In late December I posted an excerpt about how organizations seek ideamongers, but foster a culture that protects the status quo and finds comfort in predictability.

In what is most likely a set of interesting coincidences for which I am allowing myself to be aware, I am finding all sorts of situations, experiences, and readings that resonate this thinking.

The quote below from Leo Tolstoy (1897) is one such reading.  Upon reflecting on what Tolstoy is saying it hit me. Much of the challenge that I face in bringing ideas that are new to an organization (not new ideas necessarily) are grounded in the preconceptions of those already here. Management’s own preconceived “answers” to the questions they hired me to assist in answering are creating the speed bumps to organizational change. No matter my experience, knowledge or communication skill – they are the most difficult to persuade.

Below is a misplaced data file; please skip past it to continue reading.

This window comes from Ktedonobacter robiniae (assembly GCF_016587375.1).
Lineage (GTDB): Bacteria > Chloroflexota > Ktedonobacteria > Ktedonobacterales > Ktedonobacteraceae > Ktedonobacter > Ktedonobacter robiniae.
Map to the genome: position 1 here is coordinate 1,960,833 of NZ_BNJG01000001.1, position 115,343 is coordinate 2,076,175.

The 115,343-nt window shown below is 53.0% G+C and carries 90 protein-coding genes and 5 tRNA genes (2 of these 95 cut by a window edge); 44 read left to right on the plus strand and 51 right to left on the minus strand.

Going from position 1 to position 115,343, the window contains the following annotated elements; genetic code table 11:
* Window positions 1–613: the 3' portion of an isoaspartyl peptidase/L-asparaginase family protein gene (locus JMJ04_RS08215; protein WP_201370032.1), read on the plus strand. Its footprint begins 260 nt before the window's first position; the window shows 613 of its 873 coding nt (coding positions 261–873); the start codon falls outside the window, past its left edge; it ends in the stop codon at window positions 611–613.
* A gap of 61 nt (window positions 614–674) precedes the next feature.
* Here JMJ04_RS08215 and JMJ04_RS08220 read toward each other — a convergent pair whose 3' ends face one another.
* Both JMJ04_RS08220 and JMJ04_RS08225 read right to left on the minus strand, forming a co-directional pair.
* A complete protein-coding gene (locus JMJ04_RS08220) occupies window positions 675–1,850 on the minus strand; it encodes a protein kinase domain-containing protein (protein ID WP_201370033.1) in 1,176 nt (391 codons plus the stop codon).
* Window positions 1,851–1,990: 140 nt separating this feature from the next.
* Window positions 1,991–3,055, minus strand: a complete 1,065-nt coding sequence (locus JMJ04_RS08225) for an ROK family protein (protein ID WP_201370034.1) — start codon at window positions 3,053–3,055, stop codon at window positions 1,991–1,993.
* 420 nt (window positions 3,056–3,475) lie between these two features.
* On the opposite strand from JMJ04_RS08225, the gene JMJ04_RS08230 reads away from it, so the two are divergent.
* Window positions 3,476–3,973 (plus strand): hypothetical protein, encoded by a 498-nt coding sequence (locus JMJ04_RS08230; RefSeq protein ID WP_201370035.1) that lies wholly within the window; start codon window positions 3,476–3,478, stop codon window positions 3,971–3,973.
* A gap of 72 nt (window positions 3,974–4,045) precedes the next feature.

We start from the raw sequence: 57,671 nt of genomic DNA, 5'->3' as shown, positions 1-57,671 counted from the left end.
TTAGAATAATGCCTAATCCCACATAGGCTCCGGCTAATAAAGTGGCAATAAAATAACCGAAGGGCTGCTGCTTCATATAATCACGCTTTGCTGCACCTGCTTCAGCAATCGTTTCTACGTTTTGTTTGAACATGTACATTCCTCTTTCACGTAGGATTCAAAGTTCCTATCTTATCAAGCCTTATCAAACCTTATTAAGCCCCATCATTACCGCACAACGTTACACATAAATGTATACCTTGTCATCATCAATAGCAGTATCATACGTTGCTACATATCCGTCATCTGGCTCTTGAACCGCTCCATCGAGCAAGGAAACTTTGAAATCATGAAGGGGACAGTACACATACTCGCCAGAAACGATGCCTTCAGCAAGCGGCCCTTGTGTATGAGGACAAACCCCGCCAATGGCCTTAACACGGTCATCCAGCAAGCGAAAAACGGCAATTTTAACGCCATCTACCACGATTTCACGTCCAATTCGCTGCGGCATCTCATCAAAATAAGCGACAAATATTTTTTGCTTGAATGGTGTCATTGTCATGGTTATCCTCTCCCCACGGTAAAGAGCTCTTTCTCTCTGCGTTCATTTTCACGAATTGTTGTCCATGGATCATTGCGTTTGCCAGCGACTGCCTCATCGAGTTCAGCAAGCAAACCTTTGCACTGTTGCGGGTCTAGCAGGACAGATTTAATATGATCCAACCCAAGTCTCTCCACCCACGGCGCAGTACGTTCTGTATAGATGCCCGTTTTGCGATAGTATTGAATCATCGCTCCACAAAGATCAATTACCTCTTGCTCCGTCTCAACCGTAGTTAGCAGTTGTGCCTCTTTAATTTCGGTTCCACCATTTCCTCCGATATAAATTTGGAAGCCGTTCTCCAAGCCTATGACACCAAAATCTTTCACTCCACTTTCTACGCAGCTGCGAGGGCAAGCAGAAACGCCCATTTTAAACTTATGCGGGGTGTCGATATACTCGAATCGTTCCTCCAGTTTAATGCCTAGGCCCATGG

The most difficult subjects can be explained to the most slow-witted man if he has not formed any idea of them already; but the simplest thing cannot be made clear to the most intelligent man if he is firmly persuaded that he knows already, without a shadow of a doubt, what is laid before him.

I also recognize that I fall into the same trap. Now, how to escape?

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